For most of us, the act of remembering or revisiting a memory takes us back into the distant past. We remember people, events, cherished locales and details from days long gone. Of course, not all memories are pleasant, and traveling toward the distant past can also resemble something more like a nightmare than a nostalgic trip down memory lane. Nevertheless, even if we have but a few, all of us have cherished memories or times we periodically revisit in daydreams and remembrances.
Nostalgia is one such way of revisiting these times. It can be defined as that bittersweet yearning for things in the past. The hunger it creates in us to return to another time and place lures us away from living in the realities of the present. Nostalgia wears a shade of rose-colored glasses as it envisions days that were always sweeter, richer, and better than the present day. In general, as Frederick Buechner has said, nostalgia takes us “on an excursion from the living present back into the dead past…” or else it summons “the dead past back into the living present.”(1) In either case, nostalgic remembering removes us from the present and tempts us to dwell in the unlivable past. Without finding ways to remember forward—to bring the past as the good, the bad, and the ugly into the present in a way that informs who we are and how we will live here and now—all that we are left with is nostalgia.
It is far from a sense of nostalgia that drives the writer of Psalm 78. Instead, the psalmist recalls the history of Israel as a means of remembering forward, bringing the full reality of the past into a place of honest remembrance not just for the present generation, but for the sake of generations to come. The psalmist exhorts the people of God to listen and incline their ears to the stories of the Exodus, the wilderness wanderings, and the entry into the Promised Land. “We will not conceal them from their children, but tell to the generation to come the praises of the Lord, and his strength and his wondrous works that he has done… That the generation to come might know, even the children yet to be born, that they may arise and tell them to their children, that they should put their confidence in God, and not forget the works of God, but keep the commandments.”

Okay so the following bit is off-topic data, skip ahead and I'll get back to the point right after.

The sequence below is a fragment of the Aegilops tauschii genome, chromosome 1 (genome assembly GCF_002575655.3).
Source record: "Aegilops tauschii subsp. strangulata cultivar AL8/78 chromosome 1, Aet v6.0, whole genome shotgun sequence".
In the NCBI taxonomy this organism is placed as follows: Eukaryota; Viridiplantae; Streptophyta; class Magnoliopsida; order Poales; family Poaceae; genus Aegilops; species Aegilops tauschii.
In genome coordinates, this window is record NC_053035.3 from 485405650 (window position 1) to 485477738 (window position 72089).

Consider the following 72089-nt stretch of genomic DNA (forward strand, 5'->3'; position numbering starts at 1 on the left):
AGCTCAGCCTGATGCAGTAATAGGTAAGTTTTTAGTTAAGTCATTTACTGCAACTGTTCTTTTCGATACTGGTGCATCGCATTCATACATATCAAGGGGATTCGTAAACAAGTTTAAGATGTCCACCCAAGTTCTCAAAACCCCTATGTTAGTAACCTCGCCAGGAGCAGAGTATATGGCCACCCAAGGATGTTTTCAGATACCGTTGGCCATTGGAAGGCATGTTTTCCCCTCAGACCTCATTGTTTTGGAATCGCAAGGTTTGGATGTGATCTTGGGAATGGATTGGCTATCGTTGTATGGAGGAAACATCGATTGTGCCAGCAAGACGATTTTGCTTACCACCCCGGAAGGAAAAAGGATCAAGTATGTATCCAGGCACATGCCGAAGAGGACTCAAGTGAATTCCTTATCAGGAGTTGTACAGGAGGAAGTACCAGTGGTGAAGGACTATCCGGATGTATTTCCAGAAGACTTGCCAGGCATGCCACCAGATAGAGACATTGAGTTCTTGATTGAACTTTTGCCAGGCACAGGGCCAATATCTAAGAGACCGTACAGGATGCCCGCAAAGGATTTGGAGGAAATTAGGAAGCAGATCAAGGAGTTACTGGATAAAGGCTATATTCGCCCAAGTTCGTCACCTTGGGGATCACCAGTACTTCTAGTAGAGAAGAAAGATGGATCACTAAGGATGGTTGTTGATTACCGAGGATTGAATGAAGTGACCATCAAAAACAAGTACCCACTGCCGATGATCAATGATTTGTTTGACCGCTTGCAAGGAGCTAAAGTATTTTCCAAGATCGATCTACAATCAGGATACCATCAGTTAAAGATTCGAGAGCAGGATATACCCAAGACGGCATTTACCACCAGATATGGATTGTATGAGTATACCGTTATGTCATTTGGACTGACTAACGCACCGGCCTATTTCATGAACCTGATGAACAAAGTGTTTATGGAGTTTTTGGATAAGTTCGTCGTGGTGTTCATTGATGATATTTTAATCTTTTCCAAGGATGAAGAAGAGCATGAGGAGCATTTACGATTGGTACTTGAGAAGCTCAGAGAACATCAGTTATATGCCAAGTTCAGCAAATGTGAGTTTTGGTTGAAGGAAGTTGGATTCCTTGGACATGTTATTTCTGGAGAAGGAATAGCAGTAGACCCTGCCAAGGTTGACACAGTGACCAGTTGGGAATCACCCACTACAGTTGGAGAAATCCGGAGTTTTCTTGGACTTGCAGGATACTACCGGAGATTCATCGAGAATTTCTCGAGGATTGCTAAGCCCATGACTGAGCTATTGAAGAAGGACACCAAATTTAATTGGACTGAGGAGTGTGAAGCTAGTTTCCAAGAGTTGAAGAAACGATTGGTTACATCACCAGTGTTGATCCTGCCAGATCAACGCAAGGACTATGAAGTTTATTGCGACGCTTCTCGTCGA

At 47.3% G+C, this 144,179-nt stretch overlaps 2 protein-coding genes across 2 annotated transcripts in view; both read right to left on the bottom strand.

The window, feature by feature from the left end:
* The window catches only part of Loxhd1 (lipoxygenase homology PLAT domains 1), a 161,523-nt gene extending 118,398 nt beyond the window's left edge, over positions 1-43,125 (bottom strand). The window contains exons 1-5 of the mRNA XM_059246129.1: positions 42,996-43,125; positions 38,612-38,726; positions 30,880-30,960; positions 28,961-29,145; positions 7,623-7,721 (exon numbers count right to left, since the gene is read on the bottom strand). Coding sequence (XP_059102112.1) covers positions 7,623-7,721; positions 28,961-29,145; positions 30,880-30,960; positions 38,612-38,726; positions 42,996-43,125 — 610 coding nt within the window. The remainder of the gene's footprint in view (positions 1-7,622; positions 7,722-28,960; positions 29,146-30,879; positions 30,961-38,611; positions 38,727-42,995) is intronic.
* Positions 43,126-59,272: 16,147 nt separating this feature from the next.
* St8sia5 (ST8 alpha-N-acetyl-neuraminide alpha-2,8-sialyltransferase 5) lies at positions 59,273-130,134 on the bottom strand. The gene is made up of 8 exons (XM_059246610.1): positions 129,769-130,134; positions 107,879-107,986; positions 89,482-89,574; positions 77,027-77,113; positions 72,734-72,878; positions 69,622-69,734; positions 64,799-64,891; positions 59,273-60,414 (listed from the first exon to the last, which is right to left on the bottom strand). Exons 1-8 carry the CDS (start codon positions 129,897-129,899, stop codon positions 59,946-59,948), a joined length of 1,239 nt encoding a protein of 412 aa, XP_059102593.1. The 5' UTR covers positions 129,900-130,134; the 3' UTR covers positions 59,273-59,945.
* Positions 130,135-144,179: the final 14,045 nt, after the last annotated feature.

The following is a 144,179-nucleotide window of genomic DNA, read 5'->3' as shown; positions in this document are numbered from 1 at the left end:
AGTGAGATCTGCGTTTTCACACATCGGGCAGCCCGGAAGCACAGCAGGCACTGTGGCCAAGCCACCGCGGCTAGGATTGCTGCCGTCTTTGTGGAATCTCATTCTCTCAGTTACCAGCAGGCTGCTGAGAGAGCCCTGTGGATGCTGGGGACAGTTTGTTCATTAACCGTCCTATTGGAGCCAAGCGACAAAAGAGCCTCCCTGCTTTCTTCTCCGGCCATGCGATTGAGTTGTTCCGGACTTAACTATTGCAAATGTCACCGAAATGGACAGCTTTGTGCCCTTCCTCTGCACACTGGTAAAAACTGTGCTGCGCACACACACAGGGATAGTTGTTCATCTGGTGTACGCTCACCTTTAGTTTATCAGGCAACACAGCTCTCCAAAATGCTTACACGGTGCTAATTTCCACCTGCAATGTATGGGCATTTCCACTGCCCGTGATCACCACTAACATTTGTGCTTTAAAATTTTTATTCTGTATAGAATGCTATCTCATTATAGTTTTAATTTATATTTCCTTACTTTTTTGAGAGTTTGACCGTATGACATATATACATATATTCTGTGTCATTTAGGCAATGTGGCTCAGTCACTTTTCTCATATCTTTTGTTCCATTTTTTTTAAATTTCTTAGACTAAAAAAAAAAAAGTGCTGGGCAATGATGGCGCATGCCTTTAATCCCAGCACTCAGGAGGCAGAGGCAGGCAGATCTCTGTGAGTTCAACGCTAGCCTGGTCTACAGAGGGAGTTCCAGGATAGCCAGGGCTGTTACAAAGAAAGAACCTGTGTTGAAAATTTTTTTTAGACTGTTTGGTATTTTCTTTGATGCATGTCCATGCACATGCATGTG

Despite God’s great works among them, the people of Israel did not keep the covenant of God and refused to walk in God’s way. They forgot God’s deeds and miraculous signs. They put God to the test and did not trust in God’s salvation. They were rebellious and “grieved God in the desert.” There are no rose-colored remembrances here, no bittersweet yearnings to which they can return. Rather, the darker parts of the story are remembered alongside God’s long-suffering and loving-kindness—urging the people to think about this God in the midst of their present circumstances. What had God done among them in the past? And how might they now live in light of that past?
In the same way, when Jesus instructs his followers during that last supper together saying, “This is my body which is given for you; do this in remembrance of me,” he is not calling them to bittersweet yearnings, or simply to remember events lived long ago. Rather, he is calling them to remember in such a way that shapes all their living to come. Surely the disciples would not have understood fully all that Jesus was saying in his call to remembrance. Yet, they became his witnesses in Jerusalem, Judea and Samaria, and to the uttermost parts of the earth. Remembering the death and resurrection of Jesus was not just a fact they rehearsed, but a lived reality that gave contour and context for their generation and for generations to come.
With each passing year, we are offered the opportunity to remember and to ask how we remember the stories of the past. What stories do our lives tell? Does the great story of salvation impact the reality of our daily lives? Will we proclaim with the ancient psalmist: “Yes, we your people and the sheep of your pasture give thanks to you forever; to all generations we will tell of your praise!”
Margaret Manning Shull is a member of the speaking and writing team at Ravi Zacharias International Ministries in Bellingham, Washington.
(1) Frederick Buechner, Beyond Words: Daily Readings on the ABC’s of Faith (San Francisco: Harper, 2004), 252.